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Recent Advances in Understanding Gas and Aerosol Transport in the Lungs: Application to Predictions of Regional Deposition

  • Laleh Golshahi
  • W. H. Finlay
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  • 1.3k Downloads
Part of the Advances in Transport Phenomena book series (ADVTRANS, volume 1)

Abstract

Recent developments in understanding the physical processes responsible for gas and aerosol transport in the alveolar region of the lung are reviewed. Predicting regional deposition in the lungs is important both for environmental exposure and respiratory drug delivery. There is a strong connection between transport and deposition in the lung; thus, a large number of experiments, theoretical developments and computational studies on gas and aerosol transport, both in animals and with human subjects, have been developed so far to enhance our understandings of possible adverse effects of toxic particulate matter inhalation and determining therapeutic strategies for inhalation drug delivery (i.e. aerosol administration). Due to the intrinsic limitations of accurate measurement of detailed regional deposition in the lung, mathematical models have been favored extensively for prediction of regional deposition. The goal of the present article is to review recent advances in model development for predicting the regional deposition in the lung with a focus on the lung parenchyma. These advances build on recent model predictions considering the complex structure, time-varying, and cyclic process of alveolar expansion and contraction. Since validation of the developed mathematical models has improved with the advent of an experimental technique known as aerosol bolus dispersion, the latter subject has been linked to the review of the subject.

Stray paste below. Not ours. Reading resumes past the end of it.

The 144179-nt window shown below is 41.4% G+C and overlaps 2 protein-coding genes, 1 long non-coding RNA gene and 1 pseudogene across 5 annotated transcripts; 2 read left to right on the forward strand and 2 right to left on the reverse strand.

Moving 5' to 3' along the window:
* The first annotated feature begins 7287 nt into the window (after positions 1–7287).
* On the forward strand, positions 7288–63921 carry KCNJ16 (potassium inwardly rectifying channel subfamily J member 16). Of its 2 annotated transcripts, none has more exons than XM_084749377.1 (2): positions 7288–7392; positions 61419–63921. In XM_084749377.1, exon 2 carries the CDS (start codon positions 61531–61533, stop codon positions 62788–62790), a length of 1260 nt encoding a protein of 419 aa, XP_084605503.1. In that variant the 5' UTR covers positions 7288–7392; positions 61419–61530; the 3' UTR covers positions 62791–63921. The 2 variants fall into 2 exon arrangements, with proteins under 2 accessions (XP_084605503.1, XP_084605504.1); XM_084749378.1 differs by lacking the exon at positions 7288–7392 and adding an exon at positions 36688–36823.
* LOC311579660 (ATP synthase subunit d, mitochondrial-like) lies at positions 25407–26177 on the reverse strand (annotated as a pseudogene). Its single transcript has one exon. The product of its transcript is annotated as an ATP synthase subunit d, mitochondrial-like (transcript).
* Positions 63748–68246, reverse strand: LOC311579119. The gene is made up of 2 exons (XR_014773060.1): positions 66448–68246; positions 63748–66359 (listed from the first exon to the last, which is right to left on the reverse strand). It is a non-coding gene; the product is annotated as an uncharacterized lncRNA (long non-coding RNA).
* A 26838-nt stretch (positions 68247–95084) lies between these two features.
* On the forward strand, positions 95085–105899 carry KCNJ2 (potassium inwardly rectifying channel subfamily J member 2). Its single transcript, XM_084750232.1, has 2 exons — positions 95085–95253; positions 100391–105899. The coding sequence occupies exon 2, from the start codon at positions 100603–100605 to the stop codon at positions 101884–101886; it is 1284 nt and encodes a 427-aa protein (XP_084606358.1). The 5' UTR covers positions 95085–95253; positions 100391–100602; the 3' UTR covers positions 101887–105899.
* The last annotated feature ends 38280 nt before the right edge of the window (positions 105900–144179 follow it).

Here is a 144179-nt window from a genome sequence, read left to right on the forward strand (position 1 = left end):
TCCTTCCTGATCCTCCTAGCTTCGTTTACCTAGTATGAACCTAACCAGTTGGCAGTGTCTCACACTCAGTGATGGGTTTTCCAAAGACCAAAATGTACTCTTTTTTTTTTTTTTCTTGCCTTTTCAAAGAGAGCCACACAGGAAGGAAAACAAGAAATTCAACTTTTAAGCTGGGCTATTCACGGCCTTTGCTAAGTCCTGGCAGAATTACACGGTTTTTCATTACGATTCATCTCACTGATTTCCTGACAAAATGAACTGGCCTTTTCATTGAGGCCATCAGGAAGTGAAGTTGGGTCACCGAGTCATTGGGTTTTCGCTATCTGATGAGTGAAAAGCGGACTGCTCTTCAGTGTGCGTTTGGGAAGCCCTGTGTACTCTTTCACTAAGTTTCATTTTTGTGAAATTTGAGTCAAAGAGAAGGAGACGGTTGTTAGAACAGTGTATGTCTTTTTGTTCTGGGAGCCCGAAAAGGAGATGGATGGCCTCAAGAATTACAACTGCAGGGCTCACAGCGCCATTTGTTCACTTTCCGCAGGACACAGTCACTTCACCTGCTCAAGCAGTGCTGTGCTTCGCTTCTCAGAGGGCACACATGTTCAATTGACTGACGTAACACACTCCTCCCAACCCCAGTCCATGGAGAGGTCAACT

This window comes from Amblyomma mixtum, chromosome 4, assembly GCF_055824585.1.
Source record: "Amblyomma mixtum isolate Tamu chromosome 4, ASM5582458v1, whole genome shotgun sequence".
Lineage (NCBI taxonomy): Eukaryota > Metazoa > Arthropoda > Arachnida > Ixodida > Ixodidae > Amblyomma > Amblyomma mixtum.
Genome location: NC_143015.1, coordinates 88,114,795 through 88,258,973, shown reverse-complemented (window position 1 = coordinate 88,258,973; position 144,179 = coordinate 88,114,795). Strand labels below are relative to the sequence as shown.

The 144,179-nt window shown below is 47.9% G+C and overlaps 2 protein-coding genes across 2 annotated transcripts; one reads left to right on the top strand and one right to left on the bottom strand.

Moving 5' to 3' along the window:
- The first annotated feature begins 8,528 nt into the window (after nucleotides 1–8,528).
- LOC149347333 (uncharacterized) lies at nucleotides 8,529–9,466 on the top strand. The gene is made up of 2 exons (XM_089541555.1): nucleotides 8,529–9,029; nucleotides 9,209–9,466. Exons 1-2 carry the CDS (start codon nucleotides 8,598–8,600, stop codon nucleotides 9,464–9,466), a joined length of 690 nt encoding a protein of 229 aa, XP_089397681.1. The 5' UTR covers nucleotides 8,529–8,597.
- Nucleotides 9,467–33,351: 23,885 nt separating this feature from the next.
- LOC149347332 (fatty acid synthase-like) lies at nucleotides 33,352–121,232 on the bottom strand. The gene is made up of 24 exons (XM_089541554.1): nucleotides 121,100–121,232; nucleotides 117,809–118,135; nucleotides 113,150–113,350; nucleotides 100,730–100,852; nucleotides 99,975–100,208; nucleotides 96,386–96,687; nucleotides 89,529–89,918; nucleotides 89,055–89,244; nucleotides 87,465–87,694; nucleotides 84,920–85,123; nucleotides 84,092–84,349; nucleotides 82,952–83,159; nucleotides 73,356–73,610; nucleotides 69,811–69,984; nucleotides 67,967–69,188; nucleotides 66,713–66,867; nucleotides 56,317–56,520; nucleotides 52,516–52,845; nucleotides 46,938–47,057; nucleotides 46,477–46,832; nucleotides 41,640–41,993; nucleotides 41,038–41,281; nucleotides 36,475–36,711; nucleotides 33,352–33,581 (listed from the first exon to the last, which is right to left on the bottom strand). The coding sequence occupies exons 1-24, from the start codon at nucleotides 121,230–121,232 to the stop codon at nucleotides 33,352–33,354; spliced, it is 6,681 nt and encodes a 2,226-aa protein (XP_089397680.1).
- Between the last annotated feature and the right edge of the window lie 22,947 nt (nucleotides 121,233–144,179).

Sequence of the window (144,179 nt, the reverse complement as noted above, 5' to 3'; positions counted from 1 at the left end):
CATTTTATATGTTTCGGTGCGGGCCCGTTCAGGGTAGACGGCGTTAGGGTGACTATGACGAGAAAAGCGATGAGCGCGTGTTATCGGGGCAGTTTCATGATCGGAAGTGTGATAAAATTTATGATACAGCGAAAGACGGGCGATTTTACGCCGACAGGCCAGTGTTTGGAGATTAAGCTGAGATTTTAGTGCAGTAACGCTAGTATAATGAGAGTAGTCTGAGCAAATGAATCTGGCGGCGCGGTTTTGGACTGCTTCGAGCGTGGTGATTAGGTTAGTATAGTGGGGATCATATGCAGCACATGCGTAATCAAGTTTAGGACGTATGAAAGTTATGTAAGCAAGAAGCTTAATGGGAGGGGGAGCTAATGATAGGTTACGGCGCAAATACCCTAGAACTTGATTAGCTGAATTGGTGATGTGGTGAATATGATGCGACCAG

Keywords

Acinus aerosol bolus dispersion intrapulmonary mixing lung lumen pulmonary mechanics regional deposition simulation transport mechanisms 

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Copyright information

© Springer-Verlag Berlin Heidelberg 2009

Authors and Affiliations

  • Laleh Golshahi
    • 1
  • W. H. Finlay
    • 1
  1. 1.Department of Mechanical EngineeringUniversity of Alberta, EdmontonAlberta

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